But what about the employee who is unwilling to admit to a substance abuse or dependency problem, or simply outright denies there is any problem at all? How far is an employer expected to go to accommodate a suspected disability in such circumstances? As noted above, an employee has an obligation to cooperate in the accommodation process, and this includes cooperating with a request for medical information. If an employee demonstrates obvious signs of an apparent substance abuse or dependency problem, but refuses to admit it, an employer will have the right to hold them out of work (with or without pay) and insist that the employee participate in a medical assessment to confirm the ability to attend work safely.
Additionally, don’t overlook the value of an employee and family assistance program (EFAP), if available as part of your larger company health and wellness program. The EFAP provides employees and their family members with accessible, confidential and immediate counselling support for a range of health and wellness issues.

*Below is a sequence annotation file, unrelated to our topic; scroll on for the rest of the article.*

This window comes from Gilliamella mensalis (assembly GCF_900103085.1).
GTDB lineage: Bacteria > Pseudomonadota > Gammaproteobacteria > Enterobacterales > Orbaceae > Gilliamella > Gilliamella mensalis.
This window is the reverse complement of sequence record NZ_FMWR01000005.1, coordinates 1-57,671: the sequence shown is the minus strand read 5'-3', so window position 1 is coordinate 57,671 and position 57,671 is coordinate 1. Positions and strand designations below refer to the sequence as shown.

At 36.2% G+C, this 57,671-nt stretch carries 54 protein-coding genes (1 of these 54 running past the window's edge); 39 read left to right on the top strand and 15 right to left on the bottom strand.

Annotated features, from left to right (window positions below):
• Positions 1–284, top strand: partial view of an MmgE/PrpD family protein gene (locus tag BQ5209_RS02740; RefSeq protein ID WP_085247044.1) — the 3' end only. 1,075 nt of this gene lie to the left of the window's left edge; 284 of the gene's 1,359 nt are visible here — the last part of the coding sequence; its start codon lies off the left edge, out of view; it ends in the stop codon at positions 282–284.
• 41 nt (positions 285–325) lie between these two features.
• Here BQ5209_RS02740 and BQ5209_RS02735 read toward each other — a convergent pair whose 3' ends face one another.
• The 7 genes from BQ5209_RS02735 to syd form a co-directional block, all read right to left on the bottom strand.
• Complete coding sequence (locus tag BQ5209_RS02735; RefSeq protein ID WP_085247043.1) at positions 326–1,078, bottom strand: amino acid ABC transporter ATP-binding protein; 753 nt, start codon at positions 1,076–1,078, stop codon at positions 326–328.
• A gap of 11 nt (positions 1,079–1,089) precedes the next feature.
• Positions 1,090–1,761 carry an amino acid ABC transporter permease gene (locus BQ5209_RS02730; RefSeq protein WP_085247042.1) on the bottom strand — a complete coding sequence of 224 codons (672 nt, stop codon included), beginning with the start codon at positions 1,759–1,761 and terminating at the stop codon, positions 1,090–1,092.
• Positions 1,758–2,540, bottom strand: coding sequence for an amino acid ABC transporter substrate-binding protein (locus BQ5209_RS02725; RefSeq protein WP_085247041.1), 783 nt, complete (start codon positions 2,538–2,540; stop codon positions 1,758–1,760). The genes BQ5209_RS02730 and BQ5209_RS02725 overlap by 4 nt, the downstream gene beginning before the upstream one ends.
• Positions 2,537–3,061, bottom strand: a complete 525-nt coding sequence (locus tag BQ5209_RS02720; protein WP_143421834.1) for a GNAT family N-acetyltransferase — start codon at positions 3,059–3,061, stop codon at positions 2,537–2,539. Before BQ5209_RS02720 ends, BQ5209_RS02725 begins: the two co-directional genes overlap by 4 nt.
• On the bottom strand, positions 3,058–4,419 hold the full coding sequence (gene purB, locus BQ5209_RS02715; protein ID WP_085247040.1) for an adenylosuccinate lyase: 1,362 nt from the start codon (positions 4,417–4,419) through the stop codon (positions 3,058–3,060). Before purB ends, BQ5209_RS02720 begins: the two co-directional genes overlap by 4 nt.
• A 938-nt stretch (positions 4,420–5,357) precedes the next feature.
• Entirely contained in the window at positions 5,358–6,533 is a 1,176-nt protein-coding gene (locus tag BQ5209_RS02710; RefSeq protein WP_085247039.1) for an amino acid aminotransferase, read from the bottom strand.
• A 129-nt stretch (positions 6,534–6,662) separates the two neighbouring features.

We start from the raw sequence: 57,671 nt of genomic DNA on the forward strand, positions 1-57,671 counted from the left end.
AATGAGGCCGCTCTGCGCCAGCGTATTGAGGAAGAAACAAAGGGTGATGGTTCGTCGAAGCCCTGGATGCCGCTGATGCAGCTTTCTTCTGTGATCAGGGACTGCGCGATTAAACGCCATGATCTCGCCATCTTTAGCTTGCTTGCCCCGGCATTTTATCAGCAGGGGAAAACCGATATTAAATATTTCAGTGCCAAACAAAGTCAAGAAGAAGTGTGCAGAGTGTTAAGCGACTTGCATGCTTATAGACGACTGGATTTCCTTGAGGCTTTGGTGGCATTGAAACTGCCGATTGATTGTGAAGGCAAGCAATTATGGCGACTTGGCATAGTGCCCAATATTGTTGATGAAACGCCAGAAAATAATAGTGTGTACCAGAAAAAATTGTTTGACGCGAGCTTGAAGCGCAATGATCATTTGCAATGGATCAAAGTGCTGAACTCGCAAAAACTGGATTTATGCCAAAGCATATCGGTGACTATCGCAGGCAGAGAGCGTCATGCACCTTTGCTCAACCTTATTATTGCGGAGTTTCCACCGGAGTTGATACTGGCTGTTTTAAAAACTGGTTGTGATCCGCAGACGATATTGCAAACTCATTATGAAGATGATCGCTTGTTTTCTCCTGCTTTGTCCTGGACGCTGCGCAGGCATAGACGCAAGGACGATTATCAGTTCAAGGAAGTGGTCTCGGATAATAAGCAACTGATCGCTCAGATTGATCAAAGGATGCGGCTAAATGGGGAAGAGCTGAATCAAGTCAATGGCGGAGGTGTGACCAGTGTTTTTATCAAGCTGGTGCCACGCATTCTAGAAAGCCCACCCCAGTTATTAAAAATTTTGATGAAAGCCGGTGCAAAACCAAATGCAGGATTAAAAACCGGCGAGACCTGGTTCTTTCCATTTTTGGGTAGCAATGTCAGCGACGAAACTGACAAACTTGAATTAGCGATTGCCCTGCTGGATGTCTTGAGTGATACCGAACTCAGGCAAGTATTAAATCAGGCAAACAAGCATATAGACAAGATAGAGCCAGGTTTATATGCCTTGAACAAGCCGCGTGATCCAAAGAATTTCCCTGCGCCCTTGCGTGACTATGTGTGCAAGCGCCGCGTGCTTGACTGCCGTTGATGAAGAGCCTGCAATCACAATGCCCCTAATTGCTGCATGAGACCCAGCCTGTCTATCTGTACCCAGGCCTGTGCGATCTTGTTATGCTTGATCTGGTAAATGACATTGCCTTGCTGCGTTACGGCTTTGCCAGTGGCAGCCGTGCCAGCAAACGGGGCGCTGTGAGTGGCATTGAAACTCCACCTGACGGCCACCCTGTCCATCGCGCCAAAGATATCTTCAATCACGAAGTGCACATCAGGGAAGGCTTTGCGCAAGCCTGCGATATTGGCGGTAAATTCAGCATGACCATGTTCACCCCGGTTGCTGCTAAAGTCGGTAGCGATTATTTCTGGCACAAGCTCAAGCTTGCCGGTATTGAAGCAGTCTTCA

Finally, it is crucial that any performance and attendance issues associated with a suspected drug or alcohol problem be addressed through appropriate progress discipline procedures and well-documented, including asking the employee on each occasion if there is a problem and suggesting treatment/rehabilitation. Having a clear and well-defined drug and alcohol policy within the workplace provides the basic foundation for effectively dealing with these types of issues. From the start of their employment, employees need to understand very clearly what is expected of them when it comes to drugs and alcohol in the workplace.
Ultimately, the employer has a legal responsibility to accommodate any employee with a disability, which includes drug and alcohol dependency. While the extent of accommodation should not cause the employer or business any undue hardship, the underlying principle is that every reasonable effort will be made to support the disabled employee, and the employer will act in sincere good faith in doing so.